24 comments:

  1. Any idea if I can do this if I'm allergic to almonds? I've always wondered if I can do things flavored with the various pits ...

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    1. Bowen, I have no idea! If your allergy isn't super serious, then maybe it's worth a shot. But I don't want to be the cause of your pain or illness!

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  2. Will this recipe be in your book. After reading Cooking, I am anxious to have your book. Is there a release date?

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    1. Hi!
      I'm not sure if this recipe will make it in--probably not, actually, because it's not about Salt, Fat, Acid or Heat! But I'm working on my book full time now. It'll be out in the spring of 2015! Seems far away, but actually the proximity is freaking me out! I'll keep posting here in the meantime, and after I finish writing I'll start teaching all over the place again next year. Thanks so much for your kind words!

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  3. Ha! I just bought a bunch of apricots and was looking for guidance on how to make homemade almond extract using the noyaux. I was so happy my search sent me here, great timing!

    I'm finishing up at Bar Tartine in two weeks, then SFCS graduation. Your classes there are missed!

    Also: fig shrub in the works. But strawberry is the best one yet (http://www.porkcracklins.net/2013/06/strawberry-balsamic-shrub/).

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    1. Ha! Thanks for the kind words, Shari! Can't wait to see you soon out in the food world!

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  4. I've been saving pits since last year. I may have about 15 now... (clearly I need to befriend someone with an apricot tree) When I put them in the freezer I leave the outer shell pit intact, I figure that the extra shell will protect the seed freezer burn. Thanks for taking the time to write this post!

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    1. Yep, Melly, that's what I do, too. They are even easier to crack after they've been frozen, too!

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  5. I pitted A LOT of cherries last year and saved the pits. I used them to infuse rum, as well as vodka. Both have that same amaretto flavor! I don't even like amaretto/marzipan/etc., but this was delicious, very subtle almond flavor. I haven't seen anything about cyanide in the cherry pits, but now I'm worried (but still alive!).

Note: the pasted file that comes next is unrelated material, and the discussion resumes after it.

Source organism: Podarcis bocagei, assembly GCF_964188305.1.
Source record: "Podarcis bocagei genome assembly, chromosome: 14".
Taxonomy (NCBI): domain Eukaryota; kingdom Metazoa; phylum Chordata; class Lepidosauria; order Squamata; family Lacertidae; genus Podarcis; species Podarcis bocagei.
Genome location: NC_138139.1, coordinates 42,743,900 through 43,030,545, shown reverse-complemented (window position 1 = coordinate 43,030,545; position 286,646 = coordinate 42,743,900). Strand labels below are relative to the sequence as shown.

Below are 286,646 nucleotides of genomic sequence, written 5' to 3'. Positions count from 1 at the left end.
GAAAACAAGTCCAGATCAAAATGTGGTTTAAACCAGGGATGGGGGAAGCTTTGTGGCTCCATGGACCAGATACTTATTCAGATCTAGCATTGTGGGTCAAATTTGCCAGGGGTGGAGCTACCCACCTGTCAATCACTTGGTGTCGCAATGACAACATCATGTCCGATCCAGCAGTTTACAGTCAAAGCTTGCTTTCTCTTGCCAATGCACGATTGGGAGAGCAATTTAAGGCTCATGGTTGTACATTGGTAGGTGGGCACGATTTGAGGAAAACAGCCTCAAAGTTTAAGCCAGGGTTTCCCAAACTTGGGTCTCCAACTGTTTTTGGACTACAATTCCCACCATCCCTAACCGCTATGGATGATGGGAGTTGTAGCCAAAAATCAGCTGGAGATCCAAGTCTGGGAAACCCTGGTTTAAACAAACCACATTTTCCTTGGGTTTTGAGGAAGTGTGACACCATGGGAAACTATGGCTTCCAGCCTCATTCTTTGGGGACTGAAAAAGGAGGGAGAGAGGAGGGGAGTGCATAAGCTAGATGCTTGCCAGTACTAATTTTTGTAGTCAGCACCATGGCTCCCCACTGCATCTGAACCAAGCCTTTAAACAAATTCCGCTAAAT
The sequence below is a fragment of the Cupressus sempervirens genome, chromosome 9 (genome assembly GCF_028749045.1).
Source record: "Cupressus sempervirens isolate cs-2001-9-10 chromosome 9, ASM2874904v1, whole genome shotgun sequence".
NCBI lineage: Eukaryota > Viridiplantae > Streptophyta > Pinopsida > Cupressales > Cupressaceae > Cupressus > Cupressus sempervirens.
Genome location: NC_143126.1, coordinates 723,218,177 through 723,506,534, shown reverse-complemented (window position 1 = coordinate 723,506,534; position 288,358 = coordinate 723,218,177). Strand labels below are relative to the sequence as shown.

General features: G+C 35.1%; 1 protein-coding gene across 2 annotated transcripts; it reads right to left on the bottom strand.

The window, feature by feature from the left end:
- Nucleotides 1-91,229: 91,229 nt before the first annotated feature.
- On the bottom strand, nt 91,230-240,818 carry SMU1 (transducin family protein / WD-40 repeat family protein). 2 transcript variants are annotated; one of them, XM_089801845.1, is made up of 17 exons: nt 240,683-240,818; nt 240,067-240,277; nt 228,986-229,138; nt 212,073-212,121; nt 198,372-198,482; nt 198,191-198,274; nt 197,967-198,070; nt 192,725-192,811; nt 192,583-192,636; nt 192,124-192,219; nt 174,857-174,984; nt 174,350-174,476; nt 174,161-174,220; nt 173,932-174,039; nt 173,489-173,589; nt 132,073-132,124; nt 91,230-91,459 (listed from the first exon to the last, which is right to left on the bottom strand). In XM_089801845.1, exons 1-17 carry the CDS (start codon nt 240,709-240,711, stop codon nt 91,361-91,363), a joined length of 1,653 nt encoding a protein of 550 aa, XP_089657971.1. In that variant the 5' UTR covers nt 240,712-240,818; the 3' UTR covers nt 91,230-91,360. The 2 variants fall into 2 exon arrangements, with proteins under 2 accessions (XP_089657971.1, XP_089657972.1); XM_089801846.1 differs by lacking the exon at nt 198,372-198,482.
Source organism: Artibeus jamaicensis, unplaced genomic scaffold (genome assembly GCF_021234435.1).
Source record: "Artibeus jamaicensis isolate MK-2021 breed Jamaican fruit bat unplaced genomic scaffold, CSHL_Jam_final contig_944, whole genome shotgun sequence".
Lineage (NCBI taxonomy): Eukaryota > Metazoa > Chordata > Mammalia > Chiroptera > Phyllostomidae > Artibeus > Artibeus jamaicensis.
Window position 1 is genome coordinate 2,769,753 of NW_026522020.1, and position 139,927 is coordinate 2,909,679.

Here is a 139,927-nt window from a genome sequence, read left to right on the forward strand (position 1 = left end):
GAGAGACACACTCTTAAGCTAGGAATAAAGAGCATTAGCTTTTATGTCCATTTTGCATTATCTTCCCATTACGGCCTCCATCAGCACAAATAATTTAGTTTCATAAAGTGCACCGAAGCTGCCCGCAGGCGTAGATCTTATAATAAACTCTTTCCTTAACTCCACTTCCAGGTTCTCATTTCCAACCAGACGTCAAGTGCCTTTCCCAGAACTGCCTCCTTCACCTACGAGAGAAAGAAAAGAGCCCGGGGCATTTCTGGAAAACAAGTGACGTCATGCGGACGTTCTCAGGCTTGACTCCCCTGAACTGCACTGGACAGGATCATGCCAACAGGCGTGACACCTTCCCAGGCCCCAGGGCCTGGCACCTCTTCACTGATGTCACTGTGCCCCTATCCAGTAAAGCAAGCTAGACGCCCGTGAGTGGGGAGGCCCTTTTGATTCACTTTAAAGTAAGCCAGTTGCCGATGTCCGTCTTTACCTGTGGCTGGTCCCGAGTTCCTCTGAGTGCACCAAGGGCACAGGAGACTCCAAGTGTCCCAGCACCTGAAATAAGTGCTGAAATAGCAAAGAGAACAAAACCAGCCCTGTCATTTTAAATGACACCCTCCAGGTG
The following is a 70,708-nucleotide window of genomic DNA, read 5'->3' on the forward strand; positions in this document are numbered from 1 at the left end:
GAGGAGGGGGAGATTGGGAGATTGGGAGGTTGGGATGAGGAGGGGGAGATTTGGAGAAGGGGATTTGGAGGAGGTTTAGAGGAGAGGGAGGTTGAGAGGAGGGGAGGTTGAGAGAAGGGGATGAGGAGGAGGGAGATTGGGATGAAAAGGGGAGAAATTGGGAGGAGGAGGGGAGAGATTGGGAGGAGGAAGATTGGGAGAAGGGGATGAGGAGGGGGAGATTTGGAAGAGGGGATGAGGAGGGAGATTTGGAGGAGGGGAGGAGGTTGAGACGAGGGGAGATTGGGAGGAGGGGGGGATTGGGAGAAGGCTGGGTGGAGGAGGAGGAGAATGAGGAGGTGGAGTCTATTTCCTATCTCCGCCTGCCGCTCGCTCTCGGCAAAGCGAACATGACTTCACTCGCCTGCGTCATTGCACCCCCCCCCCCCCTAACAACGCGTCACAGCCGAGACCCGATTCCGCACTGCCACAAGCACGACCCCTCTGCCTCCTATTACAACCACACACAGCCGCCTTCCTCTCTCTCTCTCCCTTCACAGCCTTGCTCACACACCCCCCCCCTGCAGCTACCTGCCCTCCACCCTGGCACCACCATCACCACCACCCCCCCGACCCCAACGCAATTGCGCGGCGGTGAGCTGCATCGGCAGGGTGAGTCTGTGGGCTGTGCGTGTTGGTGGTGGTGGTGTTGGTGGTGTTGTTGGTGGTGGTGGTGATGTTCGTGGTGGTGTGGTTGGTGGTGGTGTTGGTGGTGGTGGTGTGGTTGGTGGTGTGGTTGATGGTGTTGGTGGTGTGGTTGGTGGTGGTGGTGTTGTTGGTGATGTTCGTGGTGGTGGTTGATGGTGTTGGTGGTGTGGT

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    1. YES! Cherry pits might actually be the most delicious of all! But I never dare recommend that for worry that people might literally laugh in my face. Don't worry about cyanide--just don't drink a gallon of the rum at once and you'll be fine! So glad you're using it all up!

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  6. First off, let me just say that I am AMAZED by this, so much so that I am making TWO batches of almond extract...one with the noyaux from apricot pits and one with the noyaux from cherry pits. But I have a couple of questions:

    1. In the text above, you said that you combined the apricot pits with almonds and vodka but in the recipe you wrote out there is no mention of almonds. Do I need to include any?
    2. What is the reason for using a dark bottle?
    3. Should the noyaux be fragrant? I ask because the cherry noyaux gave off a faint almondy scent, whereas the apricot noyaux didn't...at all. Just curious if I somehow got "bad" apricots.

    Thanks so much for your help...and for your post!!

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    1. Hi Kelley!

      Thanks for your comment. Let's see:
      1) I just included almonds the first year because I had really lovely, fragrant ones, and my noyaux count was limited. If you have enough noyaux, you totally don't need to do it.

      2) Dark bottles keep things fresher longer, but if you don't have a dark bottle handy, then just put your bottle in a paper bag, or make sure to keep the bottle in a dark cupboard.